Star Wars was a huge part of my childhood, the original was the first film I ever saw at the Cinema and for a period I watched the film (and the two proceeding) pretty much every day - at one point I could recite the whole script if you'd asked me to. Must have driven my poor mother to distraction. I had most of the toy figures, the AT-AT, X-Wing, Tie Fighter, ewok village, Jabba and his music band, and of course the Millennium Falcon. In times before digital entertainment those toys were priceless and my friends, brothers and I spent countless hours recreating Star Wars battles (including replicating the planet Hoth in the garden with real snow).
As a teenager and young adult I read all the expanded universe novels, from the wonderful Thrawn Trilogy by Timothy Zahn to the slightly dodgy Crystal Star by Vonda McIntyre — which is still a miles better story than the newer films, even if it does feature centaurs and werewolves. Lucas's increasing drive to interfere with the series (which felt like trying to use plastic surgery to correct slights that weren't there) and absolute travesty of those newer three films saddened this young at heart Star Wars fan. When I learned that the expanded universe I'd loved had also been abandoned, that those books I still had were being discarded in favour of this new vision, I was not a happy fan.
As such I've been trying not to set my hopes too high for the new Star Wars film. It is however becoming more and more difficult not to get at least a little excited, "Lens Flare" Abrams seems to be treating The Force Awakens with respect — a great deal more than Lucas anyway. Disney, it seems are set to try and recapture that magic of the original three films and have even asked one of it's biggest fans, Simon Pegg, for advice during filming. Lawrence Kasdan, the talented co-writer behind The Empire Strikes Back and Return of the Jedi has again picked up his pen for these films (he was entirely absent for Episodes I-III).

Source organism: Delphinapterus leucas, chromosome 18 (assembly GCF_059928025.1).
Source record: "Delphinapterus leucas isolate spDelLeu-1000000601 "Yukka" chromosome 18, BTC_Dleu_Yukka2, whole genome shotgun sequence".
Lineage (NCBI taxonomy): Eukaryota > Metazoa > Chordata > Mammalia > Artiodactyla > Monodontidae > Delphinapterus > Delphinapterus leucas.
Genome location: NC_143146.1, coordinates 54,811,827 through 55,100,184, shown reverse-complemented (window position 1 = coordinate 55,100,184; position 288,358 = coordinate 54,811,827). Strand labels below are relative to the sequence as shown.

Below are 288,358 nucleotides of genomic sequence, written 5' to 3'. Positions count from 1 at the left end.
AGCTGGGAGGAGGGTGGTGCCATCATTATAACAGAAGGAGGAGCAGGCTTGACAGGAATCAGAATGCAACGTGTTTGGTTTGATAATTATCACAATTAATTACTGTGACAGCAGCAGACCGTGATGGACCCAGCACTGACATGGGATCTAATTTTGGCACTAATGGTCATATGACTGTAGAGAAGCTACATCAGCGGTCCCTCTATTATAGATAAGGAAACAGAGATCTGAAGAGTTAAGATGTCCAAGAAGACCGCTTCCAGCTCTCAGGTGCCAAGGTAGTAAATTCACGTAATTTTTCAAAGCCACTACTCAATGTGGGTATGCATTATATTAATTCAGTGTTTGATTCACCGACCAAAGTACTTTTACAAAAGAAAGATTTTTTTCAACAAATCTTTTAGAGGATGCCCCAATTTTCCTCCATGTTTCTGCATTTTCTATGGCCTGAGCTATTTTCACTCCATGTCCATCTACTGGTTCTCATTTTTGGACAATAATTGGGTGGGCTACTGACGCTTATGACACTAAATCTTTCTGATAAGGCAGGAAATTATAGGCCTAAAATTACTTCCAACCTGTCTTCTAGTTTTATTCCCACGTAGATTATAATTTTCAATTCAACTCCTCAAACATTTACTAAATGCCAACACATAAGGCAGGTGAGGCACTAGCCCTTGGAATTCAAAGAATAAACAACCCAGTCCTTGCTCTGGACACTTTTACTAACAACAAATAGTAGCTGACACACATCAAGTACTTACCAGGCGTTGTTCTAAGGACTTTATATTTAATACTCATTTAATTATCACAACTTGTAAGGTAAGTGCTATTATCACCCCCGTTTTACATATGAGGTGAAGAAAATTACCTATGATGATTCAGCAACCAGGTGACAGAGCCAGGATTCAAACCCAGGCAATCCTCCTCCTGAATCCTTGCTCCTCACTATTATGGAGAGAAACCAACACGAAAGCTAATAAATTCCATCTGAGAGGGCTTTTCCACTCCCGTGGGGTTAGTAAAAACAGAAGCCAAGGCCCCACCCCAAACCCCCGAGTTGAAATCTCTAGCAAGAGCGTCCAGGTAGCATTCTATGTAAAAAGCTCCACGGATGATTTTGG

When I heard that there would be a number of novels published in the run up to episode VII (collectively known as Journey to Star Wars: The Force Awakens) I was intrigued. When I heard that pen monkey Chuck Wendig would be writing one of them (now expanded to a trilogy) I applauded them for their choice. Chuck, for those who don't know is an incredibly gifted author and one of my favourite writers. He has a natural ability to spin a good story, although all those I've read have been decidedly adult in nature.
Star Wars Aftermath takes place right after Return of the Jedi ends, beginning with the celebration we see at the end of the film. As you can imagine, although the Empire's head has been severed, the body remains and real permanent victory still a way off. The War it seems, is far from over. The new fledgling Republic are eager to press their advantage by hunting down the Empires forces before they can regroup. But above the remote planet Akiva the Enemy seem to be secretly consolidating and plotting. On a lone reconnaissance mission, Wedge Antilles watches as Imperial Star Destroyers gather. Before he can report back he is captured, only managing to shout out a distress call to the planet below.